The 2015 Global Hunger Index (GHI) is now available. This year marks the tenth year of the GHI, which measures the state of hunger at the global, regional, and national level.
Tremendous progress has been made towards eliminating global hunger—with hunger levels in developing countries falling by 27 percent since 2000, and 17 countries halving their hunger scores since 2000.
However, there is still a long way to go. Hunger levels in 52 of the 117 measured countries remain "serious" (44 countries) or "alarming" (8 countries), most of them in Africa south of the Sahara.
This year's report includes a chapter on the relationship between conflict and hunger. Armed conflict disrupts food systems, destroys livelihoods, displaces people, and leaves those who stay unsure when they will eat next. Many countries with the worst GHI scores are engaged in or recently emerged from war.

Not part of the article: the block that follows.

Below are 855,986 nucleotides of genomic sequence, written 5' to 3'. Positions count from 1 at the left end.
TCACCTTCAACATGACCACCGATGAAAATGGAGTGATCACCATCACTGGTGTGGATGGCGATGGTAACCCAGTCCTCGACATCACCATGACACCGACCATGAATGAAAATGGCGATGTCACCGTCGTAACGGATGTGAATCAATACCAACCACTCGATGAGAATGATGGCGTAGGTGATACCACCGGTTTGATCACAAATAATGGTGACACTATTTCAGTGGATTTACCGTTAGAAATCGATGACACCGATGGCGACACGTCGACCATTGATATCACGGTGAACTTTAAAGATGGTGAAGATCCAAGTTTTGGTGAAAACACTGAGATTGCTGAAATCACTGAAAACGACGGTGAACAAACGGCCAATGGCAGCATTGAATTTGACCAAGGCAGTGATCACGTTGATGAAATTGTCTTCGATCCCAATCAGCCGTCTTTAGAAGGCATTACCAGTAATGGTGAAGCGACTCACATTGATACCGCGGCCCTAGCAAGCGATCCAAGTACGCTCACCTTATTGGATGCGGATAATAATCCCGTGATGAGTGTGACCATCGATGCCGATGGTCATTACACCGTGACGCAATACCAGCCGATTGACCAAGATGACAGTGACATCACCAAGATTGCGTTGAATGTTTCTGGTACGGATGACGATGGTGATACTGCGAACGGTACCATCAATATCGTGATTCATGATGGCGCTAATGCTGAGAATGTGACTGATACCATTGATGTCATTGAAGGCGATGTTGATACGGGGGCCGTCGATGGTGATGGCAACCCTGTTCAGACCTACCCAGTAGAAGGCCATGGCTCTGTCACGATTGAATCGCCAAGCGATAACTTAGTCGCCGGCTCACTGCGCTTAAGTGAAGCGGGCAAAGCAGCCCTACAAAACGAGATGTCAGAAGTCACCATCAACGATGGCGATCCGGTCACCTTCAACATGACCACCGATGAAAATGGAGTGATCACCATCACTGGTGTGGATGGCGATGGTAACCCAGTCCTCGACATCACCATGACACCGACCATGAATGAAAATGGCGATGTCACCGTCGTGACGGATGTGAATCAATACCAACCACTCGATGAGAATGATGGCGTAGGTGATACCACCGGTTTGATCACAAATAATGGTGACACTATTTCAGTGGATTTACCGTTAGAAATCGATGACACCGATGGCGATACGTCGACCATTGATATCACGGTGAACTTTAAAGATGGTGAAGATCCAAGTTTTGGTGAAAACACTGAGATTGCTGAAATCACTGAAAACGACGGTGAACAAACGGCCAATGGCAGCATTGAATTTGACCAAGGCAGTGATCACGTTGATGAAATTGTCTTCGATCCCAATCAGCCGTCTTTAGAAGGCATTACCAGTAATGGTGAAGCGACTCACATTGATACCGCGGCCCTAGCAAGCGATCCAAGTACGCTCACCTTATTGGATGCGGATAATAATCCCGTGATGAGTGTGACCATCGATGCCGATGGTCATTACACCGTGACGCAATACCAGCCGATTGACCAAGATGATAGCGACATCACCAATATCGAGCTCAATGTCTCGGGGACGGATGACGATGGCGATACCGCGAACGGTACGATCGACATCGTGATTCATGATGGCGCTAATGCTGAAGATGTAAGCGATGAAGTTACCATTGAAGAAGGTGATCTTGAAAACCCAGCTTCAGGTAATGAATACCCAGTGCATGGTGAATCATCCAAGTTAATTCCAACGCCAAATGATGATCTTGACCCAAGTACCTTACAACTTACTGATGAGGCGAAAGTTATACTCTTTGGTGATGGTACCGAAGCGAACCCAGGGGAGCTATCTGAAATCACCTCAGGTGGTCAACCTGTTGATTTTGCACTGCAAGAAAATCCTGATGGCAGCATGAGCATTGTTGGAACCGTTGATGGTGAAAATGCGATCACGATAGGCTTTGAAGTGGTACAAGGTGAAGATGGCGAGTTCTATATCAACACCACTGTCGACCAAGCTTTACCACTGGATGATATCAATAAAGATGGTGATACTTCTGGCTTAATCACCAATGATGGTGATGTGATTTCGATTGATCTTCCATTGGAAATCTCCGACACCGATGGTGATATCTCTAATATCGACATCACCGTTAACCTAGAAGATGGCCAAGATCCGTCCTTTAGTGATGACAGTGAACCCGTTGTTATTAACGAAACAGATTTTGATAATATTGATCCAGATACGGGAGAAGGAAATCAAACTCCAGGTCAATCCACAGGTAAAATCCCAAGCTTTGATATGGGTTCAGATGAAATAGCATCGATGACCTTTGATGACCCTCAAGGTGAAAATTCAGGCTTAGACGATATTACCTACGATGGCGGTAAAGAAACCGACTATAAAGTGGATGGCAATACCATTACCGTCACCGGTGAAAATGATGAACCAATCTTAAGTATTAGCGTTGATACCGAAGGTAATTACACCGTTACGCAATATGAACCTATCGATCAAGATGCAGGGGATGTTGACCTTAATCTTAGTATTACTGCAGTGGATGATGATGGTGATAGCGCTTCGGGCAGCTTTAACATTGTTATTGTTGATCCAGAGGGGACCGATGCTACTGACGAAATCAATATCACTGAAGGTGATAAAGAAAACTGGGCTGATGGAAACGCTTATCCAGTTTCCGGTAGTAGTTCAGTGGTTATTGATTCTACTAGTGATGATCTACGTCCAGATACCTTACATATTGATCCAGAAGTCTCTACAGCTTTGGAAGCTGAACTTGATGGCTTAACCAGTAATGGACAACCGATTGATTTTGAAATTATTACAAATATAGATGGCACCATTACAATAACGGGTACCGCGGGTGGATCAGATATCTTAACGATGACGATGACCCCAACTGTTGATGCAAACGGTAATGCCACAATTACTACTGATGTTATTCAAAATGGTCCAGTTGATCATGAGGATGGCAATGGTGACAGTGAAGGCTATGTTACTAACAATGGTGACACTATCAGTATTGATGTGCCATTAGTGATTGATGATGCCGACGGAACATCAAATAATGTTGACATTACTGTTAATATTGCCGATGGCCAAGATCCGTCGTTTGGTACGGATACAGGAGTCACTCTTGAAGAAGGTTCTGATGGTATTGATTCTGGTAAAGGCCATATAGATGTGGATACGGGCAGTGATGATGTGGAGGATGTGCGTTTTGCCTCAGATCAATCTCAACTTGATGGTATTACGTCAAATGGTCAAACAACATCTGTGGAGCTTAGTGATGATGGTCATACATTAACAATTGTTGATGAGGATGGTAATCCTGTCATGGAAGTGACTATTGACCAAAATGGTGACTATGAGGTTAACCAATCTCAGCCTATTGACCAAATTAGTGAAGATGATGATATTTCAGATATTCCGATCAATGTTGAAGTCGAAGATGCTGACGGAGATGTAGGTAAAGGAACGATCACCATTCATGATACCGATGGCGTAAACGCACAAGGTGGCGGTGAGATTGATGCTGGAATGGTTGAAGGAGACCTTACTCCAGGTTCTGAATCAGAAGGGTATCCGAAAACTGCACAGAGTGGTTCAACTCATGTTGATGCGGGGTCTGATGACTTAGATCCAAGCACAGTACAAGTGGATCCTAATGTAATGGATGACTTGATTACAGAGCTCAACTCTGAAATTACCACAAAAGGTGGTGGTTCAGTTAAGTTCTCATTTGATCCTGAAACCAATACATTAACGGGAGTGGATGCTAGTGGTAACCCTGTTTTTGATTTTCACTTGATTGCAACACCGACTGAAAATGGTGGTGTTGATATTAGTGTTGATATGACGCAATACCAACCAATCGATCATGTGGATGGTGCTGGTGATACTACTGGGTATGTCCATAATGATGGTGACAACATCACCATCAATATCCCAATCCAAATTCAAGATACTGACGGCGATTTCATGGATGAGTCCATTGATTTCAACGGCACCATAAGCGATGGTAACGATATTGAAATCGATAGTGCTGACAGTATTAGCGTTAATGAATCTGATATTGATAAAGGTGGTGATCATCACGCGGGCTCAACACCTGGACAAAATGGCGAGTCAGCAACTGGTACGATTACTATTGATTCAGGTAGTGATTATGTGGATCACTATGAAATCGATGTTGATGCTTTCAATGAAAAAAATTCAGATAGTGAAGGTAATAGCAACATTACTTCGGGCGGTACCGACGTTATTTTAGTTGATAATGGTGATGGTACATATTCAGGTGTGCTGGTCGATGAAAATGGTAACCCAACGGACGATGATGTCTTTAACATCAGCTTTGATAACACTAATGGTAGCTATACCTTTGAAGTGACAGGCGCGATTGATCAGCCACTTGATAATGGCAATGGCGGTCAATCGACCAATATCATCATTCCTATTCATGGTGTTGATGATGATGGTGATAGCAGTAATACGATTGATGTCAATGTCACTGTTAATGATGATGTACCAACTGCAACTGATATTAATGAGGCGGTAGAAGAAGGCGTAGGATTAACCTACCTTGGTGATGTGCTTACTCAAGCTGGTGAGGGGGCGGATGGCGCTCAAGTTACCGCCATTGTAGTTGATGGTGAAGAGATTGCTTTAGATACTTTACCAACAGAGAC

Ending hunger will require addressing the root causes of conflict by fostering economic development and greater equity within and between countries, and strengthening good governance.
You can access the full report or its shorter synopsis—as well as the data behind the scores—on our website. A press release and factsheets on the report's findings in Africa south of the Sahara, Asia, and globally are also available.
Help us disseminate the GHI findings and calls for action to your audiences! Please see—and share—our videos, A Decade of Measuring Hunger and Inside the 2015 GHI, and interactive map.